This is a guest post by Shelley Clay, originally published on the blog for The Apparent Project. I read it last week and it so clearly articulated the thoughts I’ve been having about the polarity of thinking regarding international adoption and orphan care. Shelley graciously let me post it here. For a little backstory, Shelley and her husband Corrigan live in Haiti, working with The Apparent Project.This non-profit seeks to assist mothers and fathers in poverty keep their children, by providing them with a specialized skill, such as jewelry making, bookbinding, or sewing. In Haiti alone, they are estimating around 380,000 children who are not living with their biological parents according to the latest UNICEF reports. We call them orphans. Of those kids, many are with relatives. A common misperception in the adoption world is that Haitians, (and disadvantaged people of all kinds), don’t take care of their own. Can I emphatically say that this is NOT the case in my world. Many of our artisans have children that they raise AS THEIR OWN that were given to them by a family member who died or just couldn’t take care of them. This is very common in Haiti as well as many other disadvantaged people groups. (including in North America). It super irks me when we act like we are the only ones trying to help these children. If they can’t go to relatives, there are a variety of situations they can end up in.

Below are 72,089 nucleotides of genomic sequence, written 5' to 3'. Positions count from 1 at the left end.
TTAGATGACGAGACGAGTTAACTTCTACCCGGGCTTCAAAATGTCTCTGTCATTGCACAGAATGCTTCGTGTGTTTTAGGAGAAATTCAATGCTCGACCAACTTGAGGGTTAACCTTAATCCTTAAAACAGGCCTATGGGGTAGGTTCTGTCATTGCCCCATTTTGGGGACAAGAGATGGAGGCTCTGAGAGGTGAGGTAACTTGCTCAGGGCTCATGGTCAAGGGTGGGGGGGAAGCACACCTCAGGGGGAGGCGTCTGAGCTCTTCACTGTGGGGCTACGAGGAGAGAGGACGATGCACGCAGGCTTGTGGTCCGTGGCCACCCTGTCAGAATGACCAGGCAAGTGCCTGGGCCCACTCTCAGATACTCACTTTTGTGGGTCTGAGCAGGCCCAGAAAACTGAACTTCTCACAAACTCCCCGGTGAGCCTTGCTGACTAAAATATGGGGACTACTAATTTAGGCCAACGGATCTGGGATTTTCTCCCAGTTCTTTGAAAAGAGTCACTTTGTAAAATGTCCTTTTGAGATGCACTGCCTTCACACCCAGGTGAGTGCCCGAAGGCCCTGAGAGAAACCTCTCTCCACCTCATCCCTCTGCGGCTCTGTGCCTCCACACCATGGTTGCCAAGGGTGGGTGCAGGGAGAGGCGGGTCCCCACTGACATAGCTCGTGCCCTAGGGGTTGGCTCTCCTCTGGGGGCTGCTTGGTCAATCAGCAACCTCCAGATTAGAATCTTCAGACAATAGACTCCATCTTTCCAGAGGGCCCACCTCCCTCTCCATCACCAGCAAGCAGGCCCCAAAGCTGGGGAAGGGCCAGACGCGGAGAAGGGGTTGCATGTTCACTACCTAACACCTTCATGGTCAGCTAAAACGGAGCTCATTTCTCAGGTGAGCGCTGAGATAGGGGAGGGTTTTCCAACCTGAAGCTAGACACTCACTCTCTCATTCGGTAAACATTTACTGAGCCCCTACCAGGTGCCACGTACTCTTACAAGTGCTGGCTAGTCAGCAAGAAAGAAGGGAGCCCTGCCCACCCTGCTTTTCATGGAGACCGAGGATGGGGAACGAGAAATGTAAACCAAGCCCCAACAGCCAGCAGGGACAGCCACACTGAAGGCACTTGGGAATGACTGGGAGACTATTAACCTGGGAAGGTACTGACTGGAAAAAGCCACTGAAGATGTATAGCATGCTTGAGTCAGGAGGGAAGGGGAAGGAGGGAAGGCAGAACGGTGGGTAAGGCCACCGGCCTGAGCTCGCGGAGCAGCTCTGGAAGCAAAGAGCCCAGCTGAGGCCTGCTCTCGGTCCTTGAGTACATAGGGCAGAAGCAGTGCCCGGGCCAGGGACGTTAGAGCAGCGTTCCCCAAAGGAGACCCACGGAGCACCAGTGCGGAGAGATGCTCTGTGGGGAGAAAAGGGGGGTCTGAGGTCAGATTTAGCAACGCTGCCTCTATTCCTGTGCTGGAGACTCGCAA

- They are on the streets (prostitution, trafficking etc.. ),
- They are given as child servants (a restavek is a child given in domestic servitude to another family in exchange for shelter, food, and possibly a chance to be educated- although this can play out to be anything from a foster care like situation to pure slavery), or to orphanages.